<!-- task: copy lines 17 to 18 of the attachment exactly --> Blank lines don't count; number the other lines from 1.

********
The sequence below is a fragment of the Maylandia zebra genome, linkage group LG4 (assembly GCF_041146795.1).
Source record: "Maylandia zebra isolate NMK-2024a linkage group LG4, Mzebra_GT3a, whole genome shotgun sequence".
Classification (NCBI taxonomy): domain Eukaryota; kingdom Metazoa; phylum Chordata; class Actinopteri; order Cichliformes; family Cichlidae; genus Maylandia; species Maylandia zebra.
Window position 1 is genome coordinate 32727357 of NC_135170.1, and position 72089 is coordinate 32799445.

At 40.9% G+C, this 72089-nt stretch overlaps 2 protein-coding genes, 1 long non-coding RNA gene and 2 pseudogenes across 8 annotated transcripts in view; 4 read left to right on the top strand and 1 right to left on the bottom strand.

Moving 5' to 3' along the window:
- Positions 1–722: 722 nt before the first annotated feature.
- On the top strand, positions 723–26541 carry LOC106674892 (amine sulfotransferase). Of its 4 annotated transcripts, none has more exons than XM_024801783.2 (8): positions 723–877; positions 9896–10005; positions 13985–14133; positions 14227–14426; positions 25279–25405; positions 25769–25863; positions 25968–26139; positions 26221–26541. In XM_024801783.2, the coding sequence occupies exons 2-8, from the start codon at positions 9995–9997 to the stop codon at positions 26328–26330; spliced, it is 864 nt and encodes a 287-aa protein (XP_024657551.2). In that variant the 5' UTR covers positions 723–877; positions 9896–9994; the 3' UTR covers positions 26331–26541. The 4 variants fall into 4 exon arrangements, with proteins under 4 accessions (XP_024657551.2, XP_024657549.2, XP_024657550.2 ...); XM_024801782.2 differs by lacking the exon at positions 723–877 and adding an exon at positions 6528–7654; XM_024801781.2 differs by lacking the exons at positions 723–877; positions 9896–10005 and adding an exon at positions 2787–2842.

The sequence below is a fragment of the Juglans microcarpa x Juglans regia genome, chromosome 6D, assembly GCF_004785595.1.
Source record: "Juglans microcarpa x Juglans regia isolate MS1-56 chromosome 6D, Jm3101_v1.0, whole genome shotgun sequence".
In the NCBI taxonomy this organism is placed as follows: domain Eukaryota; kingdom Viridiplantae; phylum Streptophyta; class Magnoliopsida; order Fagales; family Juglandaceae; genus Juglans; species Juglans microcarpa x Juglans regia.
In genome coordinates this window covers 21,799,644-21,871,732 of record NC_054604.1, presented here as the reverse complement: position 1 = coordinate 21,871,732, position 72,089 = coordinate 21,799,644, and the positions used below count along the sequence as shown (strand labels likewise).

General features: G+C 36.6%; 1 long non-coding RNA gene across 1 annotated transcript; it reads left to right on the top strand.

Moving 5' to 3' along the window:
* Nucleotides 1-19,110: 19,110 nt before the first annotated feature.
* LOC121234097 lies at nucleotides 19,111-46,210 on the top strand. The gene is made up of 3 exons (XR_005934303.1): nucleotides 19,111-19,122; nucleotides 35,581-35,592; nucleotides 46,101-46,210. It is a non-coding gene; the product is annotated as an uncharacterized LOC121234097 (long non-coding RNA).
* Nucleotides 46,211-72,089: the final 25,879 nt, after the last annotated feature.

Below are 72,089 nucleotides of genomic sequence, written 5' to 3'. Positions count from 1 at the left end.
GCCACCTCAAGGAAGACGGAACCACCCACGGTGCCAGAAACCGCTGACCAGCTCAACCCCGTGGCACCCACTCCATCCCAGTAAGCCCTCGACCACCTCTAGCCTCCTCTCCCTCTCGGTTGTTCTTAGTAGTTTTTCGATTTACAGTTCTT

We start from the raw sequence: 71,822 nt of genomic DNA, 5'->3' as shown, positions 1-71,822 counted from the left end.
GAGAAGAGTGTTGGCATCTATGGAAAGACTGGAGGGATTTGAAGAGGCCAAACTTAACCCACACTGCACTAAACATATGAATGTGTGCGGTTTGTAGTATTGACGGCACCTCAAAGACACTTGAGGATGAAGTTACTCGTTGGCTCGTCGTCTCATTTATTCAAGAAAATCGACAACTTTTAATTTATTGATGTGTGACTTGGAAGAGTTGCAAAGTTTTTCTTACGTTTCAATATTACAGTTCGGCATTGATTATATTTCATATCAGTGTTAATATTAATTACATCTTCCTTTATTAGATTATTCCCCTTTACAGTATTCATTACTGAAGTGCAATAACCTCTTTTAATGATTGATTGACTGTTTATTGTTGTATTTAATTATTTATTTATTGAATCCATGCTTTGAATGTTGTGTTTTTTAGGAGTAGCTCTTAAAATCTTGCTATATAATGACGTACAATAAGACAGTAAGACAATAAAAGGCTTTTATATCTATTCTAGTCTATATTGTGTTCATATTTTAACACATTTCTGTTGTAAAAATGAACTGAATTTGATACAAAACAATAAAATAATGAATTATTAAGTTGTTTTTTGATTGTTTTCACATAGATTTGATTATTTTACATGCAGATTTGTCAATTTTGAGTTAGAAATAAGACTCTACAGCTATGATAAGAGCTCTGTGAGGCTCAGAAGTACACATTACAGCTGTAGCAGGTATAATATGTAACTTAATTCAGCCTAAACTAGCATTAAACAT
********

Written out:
* Nucleotides 46,211-72,089: the final 25,879 nt, after the last annotated feature.

Below are 72,089 nucleotides of genomic sequence, written 5' to 3'. Positions count from 1 at the left end.